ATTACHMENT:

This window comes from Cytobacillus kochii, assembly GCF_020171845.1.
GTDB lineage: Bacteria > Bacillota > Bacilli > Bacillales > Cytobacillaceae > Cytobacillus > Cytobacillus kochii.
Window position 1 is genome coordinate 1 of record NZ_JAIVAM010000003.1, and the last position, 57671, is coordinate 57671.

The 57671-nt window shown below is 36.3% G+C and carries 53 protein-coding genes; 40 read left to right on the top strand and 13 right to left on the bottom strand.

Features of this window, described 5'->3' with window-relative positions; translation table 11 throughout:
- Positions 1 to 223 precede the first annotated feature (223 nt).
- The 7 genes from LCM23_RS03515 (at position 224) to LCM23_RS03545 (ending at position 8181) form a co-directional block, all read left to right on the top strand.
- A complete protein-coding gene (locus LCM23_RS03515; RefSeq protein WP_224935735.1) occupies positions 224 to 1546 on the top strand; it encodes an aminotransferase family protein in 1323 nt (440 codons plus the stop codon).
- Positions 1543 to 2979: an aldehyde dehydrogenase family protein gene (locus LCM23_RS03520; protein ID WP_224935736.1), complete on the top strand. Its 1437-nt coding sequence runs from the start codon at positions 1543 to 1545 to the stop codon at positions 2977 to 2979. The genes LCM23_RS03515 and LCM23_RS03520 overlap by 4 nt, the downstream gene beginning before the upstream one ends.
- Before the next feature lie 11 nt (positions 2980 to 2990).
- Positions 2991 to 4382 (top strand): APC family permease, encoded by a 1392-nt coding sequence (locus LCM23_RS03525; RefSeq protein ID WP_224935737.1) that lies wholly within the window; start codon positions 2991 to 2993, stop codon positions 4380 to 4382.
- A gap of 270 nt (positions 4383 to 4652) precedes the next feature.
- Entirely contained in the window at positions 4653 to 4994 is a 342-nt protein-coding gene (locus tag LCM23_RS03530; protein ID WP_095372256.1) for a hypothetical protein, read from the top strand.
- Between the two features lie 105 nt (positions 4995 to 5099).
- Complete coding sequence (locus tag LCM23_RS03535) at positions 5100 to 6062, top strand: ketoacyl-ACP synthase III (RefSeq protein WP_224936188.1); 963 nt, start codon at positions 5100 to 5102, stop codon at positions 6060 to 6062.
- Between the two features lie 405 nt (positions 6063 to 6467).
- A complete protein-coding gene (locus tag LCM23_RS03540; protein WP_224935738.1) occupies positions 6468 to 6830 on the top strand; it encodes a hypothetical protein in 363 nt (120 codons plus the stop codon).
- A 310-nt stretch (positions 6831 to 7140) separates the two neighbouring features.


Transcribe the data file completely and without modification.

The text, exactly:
This window comes from Cytobacillus kochii, assembly GCF_020171845.1.
GTDB lineage: Bacteria > Bacillota > Bacilli > Bacillales > Cytobacillaceae > Cytobacillus > Cytobacillus kochii.
Window position 1 is genome coordinate 1 of record NZ_JAIVAM010000003.1, and the last position, 57671, is coordinate 57671.

The 57671-nt window shown below is 36.3% G+C and carries 53 protein-coding genes; 40 read left to right on the top strand and 13 right to left on the bottom strand.

Features of this window, described 5'->3' with window-relative positions; translation table 11 throughout:
- Positions 1 to 223 precede the first annotated feature (223 nt).
- The 7 genes from LCM23_RS03515 (at position 224) to LCM23_RS03545 (ending at position 8181) form a co-directional block, all read left to right on the top strand.
- A complete protein-coding gene (locus LCM23_RS03515; RefSeq protein WP_224935735.1) occupies positions 224 to 1546 on the top strand; it encodes an aminotransferase family protein in 1323 nt (440 codons plus the stop codon).
- Positions 1543 to 2979: an aldehyde dehydrogenase family protein gene (locus LCM23_RS03520; protein ID WP_224935736.1), complete on the top strand. Its 1437-nt coding sequence runs from the start codon at positions 1543 to 1545 to the stop codon at positions 2977 to 2979. The genes LCM23_RS03515 and LCM23_RS03520 overlap by 4 nt, the downstream gene beginning before the upstream one ends.
- Before the next feature lie 11 nt (positions 2980 to 2990).
- Positions 2991 to 4382 (top strand): APC family permease, encoded by a 1392-nt coding sequence (locus LCM23_RS03525; RefSeq protein ID WP_224935737.1) that lies wholly within the window; start codon positions 2991 to 2993, stop codon positions 4380 to 4382.
- A gap of 270 nt (positions 4383 to 4652) precedes the next feature.
- Entirely contained in the window at positions 4653 to 4994 is a 342-nt protein-coding gene (locus tag LCM23_RS03530; protein ID WP_095372256.1) for a hypothetical protein, read from the top strand.
- Between the two features lie 105 nt (positions 4995 to 5099).
- Complete coding sequence (locus tag LCM23_RS03535) at positions 5100 to 6062, top strand: ketoacyl-ACP synthase III (RefSeq protein WP_224936188.1); 963 nt, start codon at positions 5100 to 5102, stop codon at positions 6060 to 6062.
- Between the two features lie 405 nt (positions 6063 to 6467).
- A complete protein-coding gene (locus tag LCM23_RS03540; protein WP_224935738.1) occupies positions 6468 to 6830 on the top strand; it encodes a hypothetical protein in 363 nt (120 codons plus the stop codon).
- A 310-nt stretch (positions 6831 to 7140) separates the two neighbouring features.